Mitt Romney on Thursday blamed President Obama for the Sunni militants’ takeover of key cities in northern Iraq.
“His foreign policy is what has led to these foreign crises all over the world. Try to recapture the lead and keeping these things from happening is going to be a real challenge,” Romney, the 2012 GOP presidential nominee, said on Fox News’s “Your World with Cavuto” when asked about Iraq.
“This is the result of the president’s missteps over the last several years,” he added.
Asked what Romney would do if he were president, he said he couldn’t make a judgment because he doesn’t have access to intelligence.
“Clearly, as the president said, you have to keep all options on the table. The sad thing is the limited options we have are the result of poor decisions made in the past. You’ve got to act at the right time, at the time the opportunity is presented,” he said.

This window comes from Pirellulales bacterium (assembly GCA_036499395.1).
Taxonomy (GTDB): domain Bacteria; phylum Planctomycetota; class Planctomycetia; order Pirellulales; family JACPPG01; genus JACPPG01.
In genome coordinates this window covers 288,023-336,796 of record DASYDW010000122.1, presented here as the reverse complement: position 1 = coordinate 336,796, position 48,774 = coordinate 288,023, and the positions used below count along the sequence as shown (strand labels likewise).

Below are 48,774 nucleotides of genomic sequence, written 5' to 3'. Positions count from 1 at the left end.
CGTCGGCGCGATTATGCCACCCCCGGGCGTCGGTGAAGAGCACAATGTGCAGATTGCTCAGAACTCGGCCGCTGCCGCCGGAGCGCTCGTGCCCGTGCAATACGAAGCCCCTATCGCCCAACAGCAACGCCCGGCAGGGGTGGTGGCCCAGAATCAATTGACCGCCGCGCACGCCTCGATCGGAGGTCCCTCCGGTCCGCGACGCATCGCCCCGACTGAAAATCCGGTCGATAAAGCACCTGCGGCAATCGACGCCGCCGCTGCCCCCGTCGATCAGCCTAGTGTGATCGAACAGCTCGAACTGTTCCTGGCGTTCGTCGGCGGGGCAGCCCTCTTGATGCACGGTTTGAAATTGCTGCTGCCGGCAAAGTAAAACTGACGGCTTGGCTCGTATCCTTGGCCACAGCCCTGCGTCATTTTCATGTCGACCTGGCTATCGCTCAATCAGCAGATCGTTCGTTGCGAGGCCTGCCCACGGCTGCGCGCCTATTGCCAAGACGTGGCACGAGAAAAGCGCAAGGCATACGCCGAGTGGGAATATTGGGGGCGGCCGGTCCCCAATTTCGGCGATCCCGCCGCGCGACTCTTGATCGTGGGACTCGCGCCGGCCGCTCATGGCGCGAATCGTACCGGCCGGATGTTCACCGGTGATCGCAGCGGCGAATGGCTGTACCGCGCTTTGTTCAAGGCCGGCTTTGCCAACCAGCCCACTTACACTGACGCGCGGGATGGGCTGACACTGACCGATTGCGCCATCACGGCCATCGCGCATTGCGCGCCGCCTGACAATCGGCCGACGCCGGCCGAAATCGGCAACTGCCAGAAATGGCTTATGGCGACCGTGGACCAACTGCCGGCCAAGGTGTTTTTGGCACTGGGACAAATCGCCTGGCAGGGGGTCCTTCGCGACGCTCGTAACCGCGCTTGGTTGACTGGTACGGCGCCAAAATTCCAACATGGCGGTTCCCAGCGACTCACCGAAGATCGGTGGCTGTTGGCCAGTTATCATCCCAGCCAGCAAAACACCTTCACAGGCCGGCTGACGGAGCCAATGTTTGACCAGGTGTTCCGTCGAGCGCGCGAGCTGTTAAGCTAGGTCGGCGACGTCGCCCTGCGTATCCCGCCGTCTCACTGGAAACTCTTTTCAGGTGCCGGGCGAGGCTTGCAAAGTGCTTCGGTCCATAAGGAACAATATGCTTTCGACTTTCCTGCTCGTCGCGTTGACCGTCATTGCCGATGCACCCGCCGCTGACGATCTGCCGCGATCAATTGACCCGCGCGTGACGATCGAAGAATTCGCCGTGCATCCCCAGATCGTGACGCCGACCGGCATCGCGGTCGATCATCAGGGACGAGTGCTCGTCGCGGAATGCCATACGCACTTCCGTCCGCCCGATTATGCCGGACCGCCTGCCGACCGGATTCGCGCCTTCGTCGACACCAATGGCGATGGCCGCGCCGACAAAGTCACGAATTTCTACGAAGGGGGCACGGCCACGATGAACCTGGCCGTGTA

In Syria, for instance, Romney noted that Obama drew a "red line" and said President Bashar Assad must go. Three years later, Romney said the administration is “doing nothing really to make that happen.”
Romney said Obama also failed to get a status of forces agreement in Iraq so a residual force of 10,000 to 15,000 could remain after the 2011 pullout.
“All of these decisions made in the past puts us in a very difficult position now, frankly with very poor options,” he said.
In 2011, Romney advocated that between 10,000 and 30,000 U.S. troops remain in Iraq to help its government transition with its military capabilities.
The next year, during the 2012 presidential campaign, Obama’s camp launched an ad attacking Romney’s stance, claiming he advocated a residual force of 30,000 troops.
Some top Republicans, including Sen. John McCain (R-Ariz.), have blasted the Obama administration for pulling out of Iraq, saying the move was made too soon.
McCain on Thursday said the situation in Iraq is a “colossal failure of American security policy."